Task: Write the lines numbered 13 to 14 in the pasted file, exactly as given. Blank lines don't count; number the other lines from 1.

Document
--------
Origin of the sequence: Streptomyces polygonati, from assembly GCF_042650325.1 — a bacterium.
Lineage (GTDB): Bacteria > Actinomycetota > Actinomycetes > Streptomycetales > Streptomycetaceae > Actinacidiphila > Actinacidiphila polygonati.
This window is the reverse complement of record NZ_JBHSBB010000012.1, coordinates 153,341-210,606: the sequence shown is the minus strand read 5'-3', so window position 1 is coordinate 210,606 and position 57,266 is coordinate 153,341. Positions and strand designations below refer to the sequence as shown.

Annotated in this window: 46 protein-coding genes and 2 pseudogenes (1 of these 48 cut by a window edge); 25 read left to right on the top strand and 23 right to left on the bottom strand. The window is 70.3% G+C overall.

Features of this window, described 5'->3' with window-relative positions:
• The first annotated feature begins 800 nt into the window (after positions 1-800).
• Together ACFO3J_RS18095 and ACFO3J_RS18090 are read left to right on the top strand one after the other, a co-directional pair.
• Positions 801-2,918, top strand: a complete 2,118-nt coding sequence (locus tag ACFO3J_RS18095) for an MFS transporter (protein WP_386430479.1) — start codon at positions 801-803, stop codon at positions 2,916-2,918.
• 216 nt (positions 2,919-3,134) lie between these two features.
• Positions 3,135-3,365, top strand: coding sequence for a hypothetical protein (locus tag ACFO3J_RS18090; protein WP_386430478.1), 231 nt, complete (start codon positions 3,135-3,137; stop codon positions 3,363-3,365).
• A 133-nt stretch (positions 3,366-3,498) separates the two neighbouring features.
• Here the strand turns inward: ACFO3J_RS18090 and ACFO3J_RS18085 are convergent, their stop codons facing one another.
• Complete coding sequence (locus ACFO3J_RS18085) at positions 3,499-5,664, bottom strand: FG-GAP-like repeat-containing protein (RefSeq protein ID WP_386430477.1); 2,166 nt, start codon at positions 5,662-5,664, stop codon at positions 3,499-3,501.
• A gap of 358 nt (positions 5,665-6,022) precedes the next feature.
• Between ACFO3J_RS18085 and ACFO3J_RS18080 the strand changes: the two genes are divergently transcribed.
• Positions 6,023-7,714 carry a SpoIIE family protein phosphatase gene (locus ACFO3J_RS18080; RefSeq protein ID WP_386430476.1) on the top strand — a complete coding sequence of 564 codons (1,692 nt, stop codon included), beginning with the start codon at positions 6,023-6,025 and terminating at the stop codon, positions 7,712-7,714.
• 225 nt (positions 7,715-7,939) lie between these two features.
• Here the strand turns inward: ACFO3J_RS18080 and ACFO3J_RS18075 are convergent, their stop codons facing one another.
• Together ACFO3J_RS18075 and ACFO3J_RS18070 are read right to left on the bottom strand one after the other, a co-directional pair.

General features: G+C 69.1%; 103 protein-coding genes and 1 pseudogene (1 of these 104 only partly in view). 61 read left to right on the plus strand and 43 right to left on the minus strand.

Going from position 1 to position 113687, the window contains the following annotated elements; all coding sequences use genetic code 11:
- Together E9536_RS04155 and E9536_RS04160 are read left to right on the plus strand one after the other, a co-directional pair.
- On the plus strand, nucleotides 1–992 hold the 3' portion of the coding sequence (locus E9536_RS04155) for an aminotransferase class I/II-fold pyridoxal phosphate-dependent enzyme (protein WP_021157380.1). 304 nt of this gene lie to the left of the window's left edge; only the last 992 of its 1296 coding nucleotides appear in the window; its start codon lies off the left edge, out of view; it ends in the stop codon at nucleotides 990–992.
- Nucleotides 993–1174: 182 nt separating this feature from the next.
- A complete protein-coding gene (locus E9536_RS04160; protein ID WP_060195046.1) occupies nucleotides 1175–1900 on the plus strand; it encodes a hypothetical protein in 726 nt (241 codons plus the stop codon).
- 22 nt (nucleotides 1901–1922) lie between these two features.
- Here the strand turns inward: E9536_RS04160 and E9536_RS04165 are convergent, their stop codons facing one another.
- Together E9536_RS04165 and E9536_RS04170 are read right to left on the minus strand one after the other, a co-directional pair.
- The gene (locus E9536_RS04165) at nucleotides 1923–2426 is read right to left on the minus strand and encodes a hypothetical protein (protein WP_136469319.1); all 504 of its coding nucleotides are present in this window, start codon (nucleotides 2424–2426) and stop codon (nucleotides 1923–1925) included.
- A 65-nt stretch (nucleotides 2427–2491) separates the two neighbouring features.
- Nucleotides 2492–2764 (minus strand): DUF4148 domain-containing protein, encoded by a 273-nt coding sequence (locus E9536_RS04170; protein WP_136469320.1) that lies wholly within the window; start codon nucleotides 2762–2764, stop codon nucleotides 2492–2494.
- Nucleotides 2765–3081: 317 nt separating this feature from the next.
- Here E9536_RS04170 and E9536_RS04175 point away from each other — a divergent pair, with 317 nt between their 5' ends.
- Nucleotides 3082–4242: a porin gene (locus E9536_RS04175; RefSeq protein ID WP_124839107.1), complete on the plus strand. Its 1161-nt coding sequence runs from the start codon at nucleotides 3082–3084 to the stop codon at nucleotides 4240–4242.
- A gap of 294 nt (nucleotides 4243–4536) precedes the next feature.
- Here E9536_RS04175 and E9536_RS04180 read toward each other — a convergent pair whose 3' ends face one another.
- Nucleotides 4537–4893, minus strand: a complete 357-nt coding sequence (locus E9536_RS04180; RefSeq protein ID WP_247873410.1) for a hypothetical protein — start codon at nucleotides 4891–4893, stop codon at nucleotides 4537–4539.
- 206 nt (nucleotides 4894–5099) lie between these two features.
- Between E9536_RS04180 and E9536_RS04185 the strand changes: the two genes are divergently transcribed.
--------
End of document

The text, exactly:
• Complete coding sequence (locus ACFO3J_RS18085) at positions 3,499-5,664, bottom strand: FG-GAP-like repeat-containing protein (RefSeq protein ID WP_386430477.1); 2,166 nt, start codon at positions 5,662-5,664, stop codon at positions 3,499-3,501.
• A gap of 358 nt (positions 5,665-6,022) precedes the next feature.